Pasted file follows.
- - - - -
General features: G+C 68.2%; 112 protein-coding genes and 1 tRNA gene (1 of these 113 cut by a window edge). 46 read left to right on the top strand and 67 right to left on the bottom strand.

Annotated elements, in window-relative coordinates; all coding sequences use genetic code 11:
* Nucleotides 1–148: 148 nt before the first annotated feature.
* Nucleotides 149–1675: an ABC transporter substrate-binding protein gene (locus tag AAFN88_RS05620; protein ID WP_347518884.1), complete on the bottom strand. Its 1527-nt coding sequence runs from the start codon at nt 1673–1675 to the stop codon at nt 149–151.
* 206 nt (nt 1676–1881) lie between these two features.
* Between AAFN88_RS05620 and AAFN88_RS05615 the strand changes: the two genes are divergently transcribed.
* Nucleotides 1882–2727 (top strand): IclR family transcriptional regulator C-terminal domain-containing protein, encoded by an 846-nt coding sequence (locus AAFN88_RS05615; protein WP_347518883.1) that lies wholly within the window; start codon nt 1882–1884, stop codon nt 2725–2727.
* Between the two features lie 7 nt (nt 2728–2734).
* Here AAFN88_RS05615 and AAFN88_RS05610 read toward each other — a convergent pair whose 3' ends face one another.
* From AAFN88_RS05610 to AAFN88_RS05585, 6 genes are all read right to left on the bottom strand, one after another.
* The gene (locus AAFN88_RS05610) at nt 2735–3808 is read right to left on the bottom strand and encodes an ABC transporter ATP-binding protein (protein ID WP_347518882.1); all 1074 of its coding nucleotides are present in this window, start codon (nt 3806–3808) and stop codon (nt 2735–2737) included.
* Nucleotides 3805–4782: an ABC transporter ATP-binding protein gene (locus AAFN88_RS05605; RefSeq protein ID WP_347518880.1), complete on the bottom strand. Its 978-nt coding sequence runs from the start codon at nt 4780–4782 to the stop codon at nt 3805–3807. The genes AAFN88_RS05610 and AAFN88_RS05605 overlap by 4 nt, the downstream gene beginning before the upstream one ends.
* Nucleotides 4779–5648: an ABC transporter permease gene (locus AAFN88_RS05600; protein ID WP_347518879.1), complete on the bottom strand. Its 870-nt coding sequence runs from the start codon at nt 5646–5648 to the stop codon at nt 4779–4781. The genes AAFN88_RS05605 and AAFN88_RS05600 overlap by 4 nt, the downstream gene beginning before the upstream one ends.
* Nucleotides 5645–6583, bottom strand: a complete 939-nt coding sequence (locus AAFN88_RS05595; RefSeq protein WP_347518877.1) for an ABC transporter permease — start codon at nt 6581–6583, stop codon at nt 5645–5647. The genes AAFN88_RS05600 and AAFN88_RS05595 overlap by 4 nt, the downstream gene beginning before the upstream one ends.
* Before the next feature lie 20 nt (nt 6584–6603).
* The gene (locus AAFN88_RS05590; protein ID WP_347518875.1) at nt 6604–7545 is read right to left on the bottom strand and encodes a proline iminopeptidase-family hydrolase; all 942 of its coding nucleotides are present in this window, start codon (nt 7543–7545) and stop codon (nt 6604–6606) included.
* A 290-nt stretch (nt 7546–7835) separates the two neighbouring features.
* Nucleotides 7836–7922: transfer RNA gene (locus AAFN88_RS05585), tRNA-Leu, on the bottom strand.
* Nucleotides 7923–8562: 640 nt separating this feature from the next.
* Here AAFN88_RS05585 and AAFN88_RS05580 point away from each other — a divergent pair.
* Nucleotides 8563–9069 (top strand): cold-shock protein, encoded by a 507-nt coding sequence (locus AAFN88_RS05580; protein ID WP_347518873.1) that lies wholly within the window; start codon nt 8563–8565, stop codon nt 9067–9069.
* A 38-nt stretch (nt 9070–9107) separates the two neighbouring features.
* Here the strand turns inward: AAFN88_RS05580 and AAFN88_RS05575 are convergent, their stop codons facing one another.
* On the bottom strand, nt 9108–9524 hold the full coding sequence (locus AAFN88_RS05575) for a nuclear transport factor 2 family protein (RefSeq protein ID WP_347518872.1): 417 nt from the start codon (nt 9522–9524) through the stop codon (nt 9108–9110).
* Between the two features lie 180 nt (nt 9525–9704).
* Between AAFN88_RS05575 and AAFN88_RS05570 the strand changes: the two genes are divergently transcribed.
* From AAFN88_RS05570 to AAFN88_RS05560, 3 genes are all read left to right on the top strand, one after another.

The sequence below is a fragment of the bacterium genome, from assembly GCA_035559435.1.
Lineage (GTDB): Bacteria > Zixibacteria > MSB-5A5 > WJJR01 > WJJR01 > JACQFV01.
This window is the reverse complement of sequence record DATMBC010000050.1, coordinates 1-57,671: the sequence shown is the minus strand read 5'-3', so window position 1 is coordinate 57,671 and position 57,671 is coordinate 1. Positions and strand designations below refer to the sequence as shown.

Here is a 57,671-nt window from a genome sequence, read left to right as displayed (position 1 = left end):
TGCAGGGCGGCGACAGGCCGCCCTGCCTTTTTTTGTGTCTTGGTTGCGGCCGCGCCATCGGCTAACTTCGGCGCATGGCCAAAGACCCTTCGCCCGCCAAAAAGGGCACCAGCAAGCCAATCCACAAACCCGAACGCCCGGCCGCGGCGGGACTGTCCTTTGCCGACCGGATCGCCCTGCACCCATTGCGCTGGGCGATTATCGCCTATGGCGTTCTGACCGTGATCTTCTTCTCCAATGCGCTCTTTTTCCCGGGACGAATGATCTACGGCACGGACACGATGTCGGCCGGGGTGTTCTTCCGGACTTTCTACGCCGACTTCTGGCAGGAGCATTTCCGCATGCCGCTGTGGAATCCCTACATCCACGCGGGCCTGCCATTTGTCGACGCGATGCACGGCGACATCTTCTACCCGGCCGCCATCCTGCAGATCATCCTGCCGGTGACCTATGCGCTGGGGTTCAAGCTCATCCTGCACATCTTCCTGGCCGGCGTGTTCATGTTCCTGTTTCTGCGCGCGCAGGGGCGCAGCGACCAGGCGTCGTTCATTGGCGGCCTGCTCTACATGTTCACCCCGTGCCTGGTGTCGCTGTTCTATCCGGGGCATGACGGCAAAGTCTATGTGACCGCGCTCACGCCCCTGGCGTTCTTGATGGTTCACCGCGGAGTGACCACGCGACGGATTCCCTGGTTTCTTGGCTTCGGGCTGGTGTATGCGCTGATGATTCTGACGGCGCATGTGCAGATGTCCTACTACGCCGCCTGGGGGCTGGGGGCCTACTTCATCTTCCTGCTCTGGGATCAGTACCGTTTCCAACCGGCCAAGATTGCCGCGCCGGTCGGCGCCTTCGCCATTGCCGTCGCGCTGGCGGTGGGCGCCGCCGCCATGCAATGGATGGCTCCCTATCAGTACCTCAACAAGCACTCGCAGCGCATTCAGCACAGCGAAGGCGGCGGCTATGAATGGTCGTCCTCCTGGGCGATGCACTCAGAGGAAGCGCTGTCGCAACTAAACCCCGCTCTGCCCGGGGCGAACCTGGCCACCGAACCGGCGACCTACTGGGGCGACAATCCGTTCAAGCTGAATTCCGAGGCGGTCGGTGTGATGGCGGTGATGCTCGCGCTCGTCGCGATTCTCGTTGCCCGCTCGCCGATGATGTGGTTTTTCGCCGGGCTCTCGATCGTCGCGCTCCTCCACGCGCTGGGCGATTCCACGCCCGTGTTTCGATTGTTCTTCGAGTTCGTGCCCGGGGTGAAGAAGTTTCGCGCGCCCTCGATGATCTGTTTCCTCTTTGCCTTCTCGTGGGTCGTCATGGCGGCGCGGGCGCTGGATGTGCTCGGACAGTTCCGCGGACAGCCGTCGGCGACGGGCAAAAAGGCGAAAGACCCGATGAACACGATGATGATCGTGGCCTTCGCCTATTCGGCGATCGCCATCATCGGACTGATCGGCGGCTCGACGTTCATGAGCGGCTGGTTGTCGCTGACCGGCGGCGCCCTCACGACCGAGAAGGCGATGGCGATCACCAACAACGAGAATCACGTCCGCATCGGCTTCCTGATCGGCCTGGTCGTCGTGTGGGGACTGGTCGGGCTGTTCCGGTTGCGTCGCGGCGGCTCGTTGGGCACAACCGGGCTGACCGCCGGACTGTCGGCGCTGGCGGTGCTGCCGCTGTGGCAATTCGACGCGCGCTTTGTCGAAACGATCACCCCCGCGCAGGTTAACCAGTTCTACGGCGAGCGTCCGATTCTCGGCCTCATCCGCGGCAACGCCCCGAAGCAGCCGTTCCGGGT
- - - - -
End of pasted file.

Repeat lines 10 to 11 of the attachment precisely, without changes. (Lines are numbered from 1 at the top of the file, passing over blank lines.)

* From AAFN88_RS05610 to AAFN88_RS05585, 6 genes are all read right to left on the bottom strand, one after another.
* The gene (locus AAFN88_RS05610) at nt 2735–3808 is read right to left on the bottom strand and encodes an ABC transporter ATP-binding protein (protein ID WP_347518882.1); all 1074 of its coding nucleotides are present in this window, start codon (nt 3806–3808) and stop codon (nt 2735–2737) included.